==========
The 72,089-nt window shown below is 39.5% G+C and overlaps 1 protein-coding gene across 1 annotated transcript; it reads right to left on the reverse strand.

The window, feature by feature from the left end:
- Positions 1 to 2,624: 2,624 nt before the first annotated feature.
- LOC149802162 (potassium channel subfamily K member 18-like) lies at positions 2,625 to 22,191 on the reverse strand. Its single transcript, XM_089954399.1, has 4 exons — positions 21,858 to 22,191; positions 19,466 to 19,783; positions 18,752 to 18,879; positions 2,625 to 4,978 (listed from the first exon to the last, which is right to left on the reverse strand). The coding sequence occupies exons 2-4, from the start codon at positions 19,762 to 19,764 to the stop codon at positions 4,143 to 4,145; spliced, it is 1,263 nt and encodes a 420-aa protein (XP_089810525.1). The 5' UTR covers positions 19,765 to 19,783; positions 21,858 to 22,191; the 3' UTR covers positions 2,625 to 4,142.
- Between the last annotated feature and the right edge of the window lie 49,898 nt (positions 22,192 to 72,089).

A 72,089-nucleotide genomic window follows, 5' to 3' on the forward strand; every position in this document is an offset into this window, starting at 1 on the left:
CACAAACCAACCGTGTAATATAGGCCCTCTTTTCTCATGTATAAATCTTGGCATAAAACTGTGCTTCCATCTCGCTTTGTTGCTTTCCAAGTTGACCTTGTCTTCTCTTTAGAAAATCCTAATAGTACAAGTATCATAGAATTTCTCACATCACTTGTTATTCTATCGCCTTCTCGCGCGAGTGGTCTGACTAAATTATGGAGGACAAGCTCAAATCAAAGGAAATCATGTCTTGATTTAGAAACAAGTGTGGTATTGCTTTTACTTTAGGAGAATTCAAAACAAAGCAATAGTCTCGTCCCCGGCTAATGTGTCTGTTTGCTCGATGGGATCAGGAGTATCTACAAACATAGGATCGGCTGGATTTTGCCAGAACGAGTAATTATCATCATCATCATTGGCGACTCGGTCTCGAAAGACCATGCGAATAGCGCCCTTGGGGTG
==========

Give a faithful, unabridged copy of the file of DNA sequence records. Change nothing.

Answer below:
The 72,089-nt window shown below is 39.5% G+C and overlaps 1 protein-coding gene across 1 annotated transcript; it reads right to left on the reverse strand.

The window, feature by feature from the left end:
- Positions 1 to 2,624: 2,624 nt before the first annotated feature.
- LOC149802162 (potassium channel subfamily K member 18-like) lies at positions 2,625 to 22,191 on the reverse strand. Its single transcript, XM_089954399.1, has 4 exons — positions 21,858 to 22,191; positions 19,466 to 19,783; positions 18,752 to 18,879; positions 2,625 to 4,978 (listed from the first exon to the last, which is right to left on the reverse strand). The coding sequence occupies exons 2-4, from the start codon at positions 19,762 to 19,764 to the stop codon at positions 4,143 to 4,145; spliced, it is 1,263 nt and encodes a 420-aa protein (XP_089810525.1). The 5' UTR covers positions 19,765 to 19,783; positions 21,858 to 22,191; the 3' UTR covers positions 2,625 to 4,142.
- Between the last annotated feature and the right edge of the window lie 49,898 nt (positions 22,192 to 72,089).

A 72,089-nucleotide genomic window follows, 5' to 3' on the forward strand; every position in this document is an offset into this window, starting at 1 on the left:
CACAAACCAACCGTGTAATATAGGCCCTCTTTTCTCATGTATAAATCTTGGCATAAAACTGTGCTTCCATCTCGCTTTGTTGCTTTCCAAGTTGACCTTGTCTTCTCTTTAGAAAATCCTAATAGTACAAGTATCATAGAATTTCTCACATCACTTGTTATTCTATCGCCTTCTCGCGCGAGTGGTCTGACTAAATTATGGAGGACAAGCTCAAATCAAAGGAAATCATGTCTTGATTTAGAAACAAGTGTGGTATTGCTTTTACTTTAGGAGAATTCAAAACAAAGCAATAGTCTCGTCCCCGGCTAATGTGTCTGTTTGCTCGATGGGATCAGGAGTATCTACAAACATAGGATCGGCTGGATTTTGCCAGAACGAGTAATTATCATCATCATCATTGGCGACTCGGTCTCGAAAGACCATGCGAATAGCGCCCTTGGGGTG